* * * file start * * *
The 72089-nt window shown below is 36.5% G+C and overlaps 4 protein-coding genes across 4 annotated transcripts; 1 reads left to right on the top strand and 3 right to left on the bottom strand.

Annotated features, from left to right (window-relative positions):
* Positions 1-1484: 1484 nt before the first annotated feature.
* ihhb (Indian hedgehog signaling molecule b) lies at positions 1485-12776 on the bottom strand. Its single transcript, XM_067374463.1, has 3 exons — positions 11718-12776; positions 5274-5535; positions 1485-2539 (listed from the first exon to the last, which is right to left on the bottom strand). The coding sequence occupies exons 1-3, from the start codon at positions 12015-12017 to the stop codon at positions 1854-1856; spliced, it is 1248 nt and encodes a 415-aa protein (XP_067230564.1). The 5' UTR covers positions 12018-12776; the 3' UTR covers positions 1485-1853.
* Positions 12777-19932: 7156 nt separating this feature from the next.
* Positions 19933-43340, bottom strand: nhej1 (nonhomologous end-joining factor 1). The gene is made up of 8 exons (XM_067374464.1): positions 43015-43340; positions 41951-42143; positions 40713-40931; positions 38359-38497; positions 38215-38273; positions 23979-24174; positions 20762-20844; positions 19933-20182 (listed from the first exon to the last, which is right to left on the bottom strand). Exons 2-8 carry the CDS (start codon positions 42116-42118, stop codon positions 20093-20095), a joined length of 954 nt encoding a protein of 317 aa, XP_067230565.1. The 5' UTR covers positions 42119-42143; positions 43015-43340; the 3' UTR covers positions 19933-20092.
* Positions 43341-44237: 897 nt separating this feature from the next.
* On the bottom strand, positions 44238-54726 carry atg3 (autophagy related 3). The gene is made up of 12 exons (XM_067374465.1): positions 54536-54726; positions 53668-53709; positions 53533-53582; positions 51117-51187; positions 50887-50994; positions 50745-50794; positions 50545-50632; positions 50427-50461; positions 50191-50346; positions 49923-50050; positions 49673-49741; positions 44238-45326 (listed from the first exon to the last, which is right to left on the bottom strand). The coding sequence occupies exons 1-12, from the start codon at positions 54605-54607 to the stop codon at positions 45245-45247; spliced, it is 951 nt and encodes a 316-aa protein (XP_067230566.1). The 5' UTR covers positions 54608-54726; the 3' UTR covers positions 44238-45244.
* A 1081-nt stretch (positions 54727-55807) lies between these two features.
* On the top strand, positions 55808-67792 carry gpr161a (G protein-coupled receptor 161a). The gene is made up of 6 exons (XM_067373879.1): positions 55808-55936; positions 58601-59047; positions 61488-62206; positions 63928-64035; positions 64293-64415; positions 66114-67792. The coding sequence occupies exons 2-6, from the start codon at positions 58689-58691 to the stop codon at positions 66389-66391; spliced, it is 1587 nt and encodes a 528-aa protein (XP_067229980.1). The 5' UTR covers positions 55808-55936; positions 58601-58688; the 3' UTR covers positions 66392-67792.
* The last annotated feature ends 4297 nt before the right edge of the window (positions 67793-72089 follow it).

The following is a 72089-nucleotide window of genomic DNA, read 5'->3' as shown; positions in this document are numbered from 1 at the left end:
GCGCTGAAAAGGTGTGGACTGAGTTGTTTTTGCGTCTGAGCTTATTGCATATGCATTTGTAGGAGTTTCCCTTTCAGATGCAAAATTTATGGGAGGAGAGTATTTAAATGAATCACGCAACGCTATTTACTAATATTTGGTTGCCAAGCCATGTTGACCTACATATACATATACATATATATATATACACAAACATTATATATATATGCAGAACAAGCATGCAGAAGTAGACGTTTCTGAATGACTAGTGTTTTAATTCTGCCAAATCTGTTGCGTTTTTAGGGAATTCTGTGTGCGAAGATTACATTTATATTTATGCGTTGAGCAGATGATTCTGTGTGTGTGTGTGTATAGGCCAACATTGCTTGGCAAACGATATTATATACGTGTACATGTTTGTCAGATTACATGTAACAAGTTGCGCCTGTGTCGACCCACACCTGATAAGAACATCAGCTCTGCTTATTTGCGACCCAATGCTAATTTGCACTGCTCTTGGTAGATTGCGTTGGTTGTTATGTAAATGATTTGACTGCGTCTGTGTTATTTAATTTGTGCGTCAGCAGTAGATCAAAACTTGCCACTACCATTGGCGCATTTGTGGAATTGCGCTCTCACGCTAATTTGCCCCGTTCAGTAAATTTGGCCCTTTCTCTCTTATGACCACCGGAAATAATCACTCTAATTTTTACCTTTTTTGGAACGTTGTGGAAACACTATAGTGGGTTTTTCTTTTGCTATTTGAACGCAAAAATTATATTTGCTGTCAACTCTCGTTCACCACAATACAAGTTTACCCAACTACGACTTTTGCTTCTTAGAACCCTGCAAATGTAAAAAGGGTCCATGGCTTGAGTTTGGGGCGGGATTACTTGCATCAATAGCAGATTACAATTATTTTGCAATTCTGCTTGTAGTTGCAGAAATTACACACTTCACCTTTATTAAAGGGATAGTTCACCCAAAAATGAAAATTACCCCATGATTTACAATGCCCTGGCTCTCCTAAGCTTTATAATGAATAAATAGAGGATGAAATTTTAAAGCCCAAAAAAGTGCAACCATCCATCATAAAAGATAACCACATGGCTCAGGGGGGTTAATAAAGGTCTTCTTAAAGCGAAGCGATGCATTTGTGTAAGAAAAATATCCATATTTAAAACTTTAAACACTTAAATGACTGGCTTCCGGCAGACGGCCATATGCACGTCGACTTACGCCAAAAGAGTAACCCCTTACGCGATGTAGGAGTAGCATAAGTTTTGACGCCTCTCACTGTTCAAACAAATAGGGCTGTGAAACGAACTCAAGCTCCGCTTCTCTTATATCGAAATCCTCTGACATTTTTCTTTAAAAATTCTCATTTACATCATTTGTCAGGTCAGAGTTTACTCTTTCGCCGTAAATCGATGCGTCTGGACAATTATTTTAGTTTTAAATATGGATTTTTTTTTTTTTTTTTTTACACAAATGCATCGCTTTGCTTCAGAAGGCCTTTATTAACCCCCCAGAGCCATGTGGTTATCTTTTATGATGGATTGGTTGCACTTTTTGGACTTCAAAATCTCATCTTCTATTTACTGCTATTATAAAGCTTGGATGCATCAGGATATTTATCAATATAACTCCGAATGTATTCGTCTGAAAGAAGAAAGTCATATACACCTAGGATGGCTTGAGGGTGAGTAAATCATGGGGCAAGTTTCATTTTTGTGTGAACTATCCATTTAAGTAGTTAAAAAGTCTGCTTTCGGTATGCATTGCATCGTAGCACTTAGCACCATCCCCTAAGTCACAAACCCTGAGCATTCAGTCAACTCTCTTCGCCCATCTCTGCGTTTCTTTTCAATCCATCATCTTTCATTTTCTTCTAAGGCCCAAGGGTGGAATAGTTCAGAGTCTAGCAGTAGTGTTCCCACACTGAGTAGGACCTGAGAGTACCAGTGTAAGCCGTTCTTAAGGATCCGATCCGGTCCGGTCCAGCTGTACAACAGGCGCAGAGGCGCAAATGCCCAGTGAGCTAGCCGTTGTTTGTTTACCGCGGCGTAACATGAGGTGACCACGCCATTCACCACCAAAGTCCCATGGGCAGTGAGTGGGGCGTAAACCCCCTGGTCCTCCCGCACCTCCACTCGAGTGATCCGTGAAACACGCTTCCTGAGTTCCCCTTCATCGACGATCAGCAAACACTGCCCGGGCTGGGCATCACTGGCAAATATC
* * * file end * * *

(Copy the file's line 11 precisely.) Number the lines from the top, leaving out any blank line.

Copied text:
* The last annotated feature ends 4297 nt before the right edge of the window (positions 67793-72089 follow it).